(Top: “Tree of Liberty,” holding replica of Texas Declaration of Independence, in Austin, Texas.)

The analogy was a bad one, not unlike a illogical comparison

analogies

The above seems plausible enough. I was once in high school and undoubtedly penned a number of bad analogies, though I also recall having considerable difficulty differentiating analogies, metaphors and similes from one another.

While most of my analogies were sports-related – “the sound his head made as it bounced off the pavement was a sharp thwack, resembling the tone of a Nolan Ryan fastball being fouled off by Reggie Jackson” – and many were substandard, they probably weren’t as cringe-worthy as the above.

But, of course, the Internet being the Internet, it turns out that the above analogies weren’t written by high school students but by readers of the Washington Post.

In July 1995 the Post ran a contest asking for outrageously bad analogies, according to the blog Socratic Mama. Readers were asked to write the most hideous prose they could imagine. The above is a selection of those submissions.

It wasn’t long before a sample of these were being gleefully passed around the web, attributed to high school students.

I suppose because nearly all of us were high school students at one time, and most of us have struggled with analogies – at least in practice if not theory – the idea that teens could come up with the above seems utterly plausible.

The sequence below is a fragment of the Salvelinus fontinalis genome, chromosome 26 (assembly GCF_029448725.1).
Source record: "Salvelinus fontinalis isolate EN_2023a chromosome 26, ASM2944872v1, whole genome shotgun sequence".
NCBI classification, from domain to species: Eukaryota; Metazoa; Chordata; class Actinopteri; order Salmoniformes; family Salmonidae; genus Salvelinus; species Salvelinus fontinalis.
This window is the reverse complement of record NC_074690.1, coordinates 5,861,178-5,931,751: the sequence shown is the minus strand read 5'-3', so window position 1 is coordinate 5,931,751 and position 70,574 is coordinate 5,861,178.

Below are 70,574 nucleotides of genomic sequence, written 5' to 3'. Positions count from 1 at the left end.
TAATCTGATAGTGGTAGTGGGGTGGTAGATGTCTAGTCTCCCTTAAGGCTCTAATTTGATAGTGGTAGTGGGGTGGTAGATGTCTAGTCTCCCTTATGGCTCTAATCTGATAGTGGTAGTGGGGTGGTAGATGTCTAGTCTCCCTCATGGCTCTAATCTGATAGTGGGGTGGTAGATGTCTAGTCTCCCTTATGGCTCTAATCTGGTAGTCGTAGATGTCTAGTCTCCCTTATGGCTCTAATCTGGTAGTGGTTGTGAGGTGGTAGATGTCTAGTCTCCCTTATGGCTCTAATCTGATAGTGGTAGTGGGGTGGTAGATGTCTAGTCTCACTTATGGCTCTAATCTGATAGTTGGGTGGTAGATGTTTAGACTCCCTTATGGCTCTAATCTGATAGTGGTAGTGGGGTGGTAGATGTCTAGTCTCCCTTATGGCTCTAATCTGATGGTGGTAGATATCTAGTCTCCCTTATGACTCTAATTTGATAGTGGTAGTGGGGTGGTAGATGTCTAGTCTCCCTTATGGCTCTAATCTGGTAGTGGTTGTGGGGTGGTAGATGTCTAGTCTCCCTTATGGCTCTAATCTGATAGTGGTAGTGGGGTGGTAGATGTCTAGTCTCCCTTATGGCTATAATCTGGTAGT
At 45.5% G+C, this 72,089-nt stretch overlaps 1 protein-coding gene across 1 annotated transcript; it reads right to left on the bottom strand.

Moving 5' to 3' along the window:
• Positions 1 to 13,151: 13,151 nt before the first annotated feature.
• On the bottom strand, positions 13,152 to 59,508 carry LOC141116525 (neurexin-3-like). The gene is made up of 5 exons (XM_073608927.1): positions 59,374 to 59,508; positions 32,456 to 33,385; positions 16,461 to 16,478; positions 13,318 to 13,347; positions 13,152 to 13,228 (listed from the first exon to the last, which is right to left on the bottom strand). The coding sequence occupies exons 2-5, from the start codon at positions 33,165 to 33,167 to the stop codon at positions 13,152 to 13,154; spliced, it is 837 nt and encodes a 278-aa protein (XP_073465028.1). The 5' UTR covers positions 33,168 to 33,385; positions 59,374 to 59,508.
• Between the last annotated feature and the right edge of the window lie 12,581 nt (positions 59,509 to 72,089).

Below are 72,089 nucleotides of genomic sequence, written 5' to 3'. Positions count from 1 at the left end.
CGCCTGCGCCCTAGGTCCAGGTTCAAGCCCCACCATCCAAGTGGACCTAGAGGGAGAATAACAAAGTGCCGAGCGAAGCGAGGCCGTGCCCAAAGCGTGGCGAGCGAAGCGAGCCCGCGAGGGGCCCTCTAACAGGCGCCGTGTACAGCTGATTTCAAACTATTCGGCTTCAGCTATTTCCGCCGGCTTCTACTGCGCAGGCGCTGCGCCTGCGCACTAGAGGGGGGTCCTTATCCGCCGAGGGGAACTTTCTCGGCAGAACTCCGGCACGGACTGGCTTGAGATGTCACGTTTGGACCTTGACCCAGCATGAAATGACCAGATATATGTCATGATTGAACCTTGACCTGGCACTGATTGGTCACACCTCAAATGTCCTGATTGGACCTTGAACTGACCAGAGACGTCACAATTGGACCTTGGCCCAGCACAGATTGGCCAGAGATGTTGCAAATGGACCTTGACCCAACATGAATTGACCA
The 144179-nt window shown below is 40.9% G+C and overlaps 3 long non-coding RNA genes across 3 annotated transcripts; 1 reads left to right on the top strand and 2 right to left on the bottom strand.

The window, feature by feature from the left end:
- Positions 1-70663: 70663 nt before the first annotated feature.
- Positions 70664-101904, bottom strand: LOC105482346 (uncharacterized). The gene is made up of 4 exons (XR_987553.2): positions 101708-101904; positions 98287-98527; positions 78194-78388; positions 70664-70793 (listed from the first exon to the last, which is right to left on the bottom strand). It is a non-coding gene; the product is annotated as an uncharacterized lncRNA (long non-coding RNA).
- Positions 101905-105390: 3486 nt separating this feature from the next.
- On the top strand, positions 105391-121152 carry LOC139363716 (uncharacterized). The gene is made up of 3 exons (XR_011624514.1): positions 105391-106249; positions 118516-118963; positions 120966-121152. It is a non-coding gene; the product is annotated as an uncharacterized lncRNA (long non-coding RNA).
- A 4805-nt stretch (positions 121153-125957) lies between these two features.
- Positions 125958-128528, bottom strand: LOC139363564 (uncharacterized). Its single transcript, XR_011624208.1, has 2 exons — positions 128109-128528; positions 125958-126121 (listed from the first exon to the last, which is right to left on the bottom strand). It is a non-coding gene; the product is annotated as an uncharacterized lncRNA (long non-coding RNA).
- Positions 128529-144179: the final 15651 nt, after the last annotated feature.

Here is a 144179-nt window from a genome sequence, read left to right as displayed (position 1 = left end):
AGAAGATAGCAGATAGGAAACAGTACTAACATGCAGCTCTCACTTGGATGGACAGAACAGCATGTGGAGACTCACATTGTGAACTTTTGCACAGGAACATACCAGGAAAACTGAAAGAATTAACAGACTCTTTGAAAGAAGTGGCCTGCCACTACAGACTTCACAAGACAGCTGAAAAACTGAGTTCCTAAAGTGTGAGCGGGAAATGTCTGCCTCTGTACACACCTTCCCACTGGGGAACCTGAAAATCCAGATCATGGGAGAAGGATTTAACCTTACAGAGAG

After all, high school students struggle with analogies in much the same way that a thirsty, yet dignified souse struggles not to break into a trot when he hears a beer truck has overturned just up the road.

To see the Post’s collection of reader-inspired bad analogies, click here.

How the tyranny of the petty minded can infect a society

Coleman_Livingston_Blease

Like most US states, South Carolina has elected some bad governors over the years. Pitchfork Ben Tillman, an avowed racist and demagogue who did a great deal to divide the state in the late 19th century, is currently getting some much-needed scrutiny, but one of his protegés, Cole Blease, never fails to amaze when his career is analyzed.

Blease was a self-proclaimed pro-lynching, anti-black education politician who was cut from the same cloth as Tillman. He was elected to the state’s highest office in 1910 through his ability “to play on race, religion and class prejudices,” appealing especially to South Carolina’s farmers and mill workers, according to Ernest Lander’s work, “A History of South Carolina 1865-1960.”

Blease acquired such a bad reputation that he was said to represent the worst aspects of Jim Crow and Ben Tillman, a noxious combination if there ever was one. Blease, for example, is said to have once buried the severed finger of a lynched black man in the South Carolina gubernatorial garden in Columbia.

He was not only doggedly political, but arrogant about it, as well.

In early February 1911, less than a month after taking office, Blease stated publicly that he wouldn’t appoint anyone but friends to public office if he could help it.